This is a copy of an article published in The Peak Advertiser, the Peak District's local free newspaper, on 23rd February 1998, reproduced by kind permission of the author, the late Desmond Holden.

The “What's in a Name” series was a regular feature in the Advertiser over the period 1993‑2004, taking a refreshing look at the derivation of some typically Derbyshire surnames.

Articles are confined to the origins and meanings of surnames, and do not indicate any particular interest on Desmond's part in the genealogy, descent, or family history of individuals bearing the surnames featured.

Editor's Note: Articles are provided for general interest and background only. They are not intended to provide an exhaustive treatise for any individual family history - investigations of which may yield quite different results. Or, in Desmond's own words:

“In the end it must remain with individual bearers of the names to draw upon family traditions and to seek out such documentary evidence as is available to decide the matter for themselves.”

WHAT'S IN A NAME … Are you called PRINCE?

The Dedication formerly appearing in copies of the "Authorised Version" of the Bible was addressed to "Prince James, King of Great Britain". This apparent contradiction of titles needs some explanation.

During the Middle Ages, and certainly well into the times of the Stuarts "prince" had rather an imprecise meaning. Old chronicles frequently used the expression "prince" in contexts where we would now expect "chief" or "leader". In 1382 Wycliffe translated the reference in Acts IV:23 to the "Chief Priests" as "the Princes".

Furthermore its ambiguity was compounded in that it had no gender. One writer described Cleopatra as "Prince of the Nile" (1594) and later, another made mention of "Prince Mary. Queene of Scots" (1610).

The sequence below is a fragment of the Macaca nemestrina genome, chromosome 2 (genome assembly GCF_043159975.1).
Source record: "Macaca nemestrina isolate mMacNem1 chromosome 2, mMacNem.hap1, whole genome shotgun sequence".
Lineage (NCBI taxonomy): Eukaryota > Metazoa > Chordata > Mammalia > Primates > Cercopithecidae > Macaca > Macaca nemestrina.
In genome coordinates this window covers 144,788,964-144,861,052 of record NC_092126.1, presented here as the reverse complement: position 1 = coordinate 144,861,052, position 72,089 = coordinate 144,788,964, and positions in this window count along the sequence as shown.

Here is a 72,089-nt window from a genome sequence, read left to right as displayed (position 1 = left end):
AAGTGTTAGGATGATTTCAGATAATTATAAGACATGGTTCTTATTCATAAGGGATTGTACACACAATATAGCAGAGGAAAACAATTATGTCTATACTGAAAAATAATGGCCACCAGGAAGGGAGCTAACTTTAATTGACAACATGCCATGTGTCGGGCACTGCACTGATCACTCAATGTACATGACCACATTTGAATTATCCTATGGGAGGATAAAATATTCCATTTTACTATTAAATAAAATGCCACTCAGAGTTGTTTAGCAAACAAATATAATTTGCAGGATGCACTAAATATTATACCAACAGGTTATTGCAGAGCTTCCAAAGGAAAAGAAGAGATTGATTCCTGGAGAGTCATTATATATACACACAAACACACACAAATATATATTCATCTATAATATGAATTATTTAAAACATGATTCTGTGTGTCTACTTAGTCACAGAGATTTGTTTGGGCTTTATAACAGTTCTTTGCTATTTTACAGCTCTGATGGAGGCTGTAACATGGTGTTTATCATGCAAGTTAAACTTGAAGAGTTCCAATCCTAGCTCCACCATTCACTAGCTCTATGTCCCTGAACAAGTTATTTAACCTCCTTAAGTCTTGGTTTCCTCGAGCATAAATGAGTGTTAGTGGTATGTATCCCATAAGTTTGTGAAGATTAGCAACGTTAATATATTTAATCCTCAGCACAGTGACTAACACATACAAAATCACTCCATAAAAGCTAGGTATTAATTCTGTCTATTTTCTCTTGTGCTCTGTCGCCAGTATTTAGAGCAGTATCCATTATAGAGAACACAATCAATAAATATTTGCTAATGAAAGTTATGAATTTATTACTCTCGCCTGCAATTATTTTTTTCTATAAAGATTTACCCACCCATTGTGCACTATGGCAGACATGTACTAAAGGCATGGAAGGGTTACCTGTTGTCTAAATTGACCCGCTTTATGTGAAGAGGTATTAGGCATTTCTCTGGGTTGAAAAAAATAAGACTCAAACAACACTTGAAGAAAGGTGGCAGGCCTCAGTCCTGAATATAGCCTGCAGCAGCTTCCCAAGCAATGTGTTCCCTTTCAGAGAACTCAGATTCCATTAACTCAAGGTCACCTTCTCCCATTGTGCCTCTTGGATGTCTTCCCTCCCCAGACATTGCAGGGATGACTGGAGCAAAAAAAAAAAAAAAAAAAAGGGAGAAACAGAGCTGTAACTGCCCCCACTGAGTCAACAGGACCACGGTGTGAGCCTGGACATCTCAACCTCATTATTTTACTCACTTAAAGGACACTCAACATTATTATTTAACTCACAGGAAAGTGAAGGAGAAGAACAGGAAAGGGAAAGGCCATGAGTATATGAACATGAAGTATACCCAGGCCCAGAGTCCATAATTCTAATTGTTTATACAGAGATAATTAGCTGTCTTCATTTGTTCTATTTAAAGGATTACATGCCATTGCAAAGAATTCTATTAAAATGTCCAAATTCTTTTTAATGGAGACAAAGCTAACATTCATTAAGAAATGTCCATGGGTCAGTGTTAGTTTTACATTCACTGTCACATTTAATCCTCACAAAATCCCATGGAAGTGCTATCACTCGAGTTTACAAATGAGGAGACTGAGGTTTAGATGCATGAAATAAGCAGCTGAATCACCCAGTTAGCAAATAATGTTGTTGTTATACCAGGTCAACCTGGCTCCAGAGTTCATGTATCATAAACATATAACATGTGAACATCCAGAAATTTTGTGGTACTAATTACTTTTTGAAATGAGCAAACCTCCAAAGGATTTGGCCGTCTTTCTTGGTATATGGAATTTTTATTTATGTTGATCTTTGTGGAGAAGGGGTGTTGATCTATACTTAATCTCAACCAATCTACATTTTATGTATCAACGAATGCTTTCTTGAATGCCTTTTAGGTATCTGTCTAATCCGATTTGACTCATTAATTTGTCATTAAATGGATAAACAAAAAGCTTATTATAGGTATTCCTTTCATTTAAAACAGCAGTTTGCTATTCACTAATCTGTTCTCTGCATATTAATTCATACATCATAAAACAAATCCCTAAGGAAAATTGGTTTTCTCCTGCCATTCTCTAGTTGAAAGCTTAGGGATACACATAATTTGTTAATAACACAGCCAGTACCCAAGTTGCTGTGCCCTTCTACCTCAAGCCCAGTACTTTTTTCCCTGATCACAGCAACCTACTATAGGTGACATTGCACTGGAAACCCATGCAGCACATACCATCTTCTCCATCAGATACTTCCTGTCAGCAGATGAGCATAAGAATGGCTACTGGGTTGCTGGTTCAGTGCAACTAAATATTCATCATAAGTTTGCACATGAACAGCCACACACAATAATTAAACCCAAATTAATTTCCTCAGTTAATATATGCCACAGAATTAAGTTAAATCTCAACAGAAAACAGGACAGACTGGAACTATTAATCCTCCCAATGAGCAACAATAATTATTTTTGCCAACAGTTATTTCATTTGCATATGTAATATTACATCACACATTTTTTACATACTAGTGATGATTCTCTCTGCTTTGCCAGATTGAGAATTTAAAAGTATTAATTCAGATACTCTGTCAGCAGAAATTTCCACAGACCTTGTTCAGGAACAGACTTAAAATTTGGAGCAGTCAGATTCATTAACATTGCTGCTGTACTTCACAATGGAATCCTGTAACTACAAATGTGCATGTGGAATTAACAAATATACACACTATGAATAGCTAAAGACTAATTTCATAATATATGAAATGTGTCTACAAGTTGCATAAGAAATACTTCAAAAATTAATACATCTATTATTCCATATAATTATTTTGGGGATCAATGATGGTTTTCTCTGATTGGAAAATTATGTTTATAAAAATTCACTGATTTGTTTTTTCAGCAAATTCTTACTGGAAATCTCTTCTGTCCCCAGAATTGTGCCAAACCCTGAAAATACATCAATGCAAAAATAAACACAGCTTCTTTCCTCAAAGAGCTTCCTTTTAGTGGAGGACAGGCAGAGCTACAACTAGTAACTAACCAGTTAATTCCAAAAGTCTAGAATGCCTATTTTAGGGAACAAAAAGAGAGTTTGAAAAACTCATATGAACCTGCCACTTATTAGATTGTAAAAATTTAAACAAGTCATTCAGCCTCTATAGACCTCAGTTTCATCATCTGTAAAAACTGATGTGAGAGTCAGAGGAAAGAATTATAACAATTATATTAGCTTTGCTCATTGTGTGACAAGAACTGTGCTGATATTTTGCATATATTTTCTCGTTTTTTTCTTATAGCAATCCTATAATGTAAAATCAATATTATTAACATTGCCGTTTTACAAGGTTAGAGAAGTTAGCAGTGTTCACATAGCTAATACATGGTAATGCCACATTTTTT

The title lacked precision because literally it means "first" and that word is meaningless unless there is somebody or something identified as "Number One".

Originally that status was enjoyed by the chief senator in ancient Rome, who, was called "Princeps Senatus". Because senators represented the community of Rome, the "first" was obviously the chief representative of the people. This was a distinction which should have been allowed to remain with the people but the Emperor Augustus (BC 27-AD 14) came along and bagged it - as if he hadn't already given himself enough in the way of titles - and so began its illogical identification with royalty.

In England it was not until the time of Queen Victoria (1865) that it took on its present significance: that is - applicable to all royal children and grandchildren. Previously James I (1603-1625) had arranged for every royal son to bear that title but before then it went only to the eldest. It is, of course, frequently associated with Wales but the origin of that title is not as romantic as popular legends would have us all believe. Until the end of the 13th Century, Wales was divided into small units, each ruled over by a man who called himself "Tywsog". In modern english this approximates to "Head of Government" and this is exactly what it still means today in Ireland, where it refers to the "First" or "Prime" Minister, who bears the exact Gaelic counterpart of "Tywsog" - namely "Taoiseach".

An ill-founded tradition has it that Edward I (1272-1307) presented his infant son to the Welsh leaders at Caernarvon Castle ("A prince who cannot speak a work of English") whereas the title "Prince of Wales" came about during an assembly held at Lincoln in 1301 when the boy was over 16! His standing was no higher than those whom he was to supplant and, in fact, a modern historian writing in the "Encyclopedia Brittannica" says, with reference to a later holder of, the title (the "Black Prince") that he was hardly anything more than the Chief Welsh Landlord.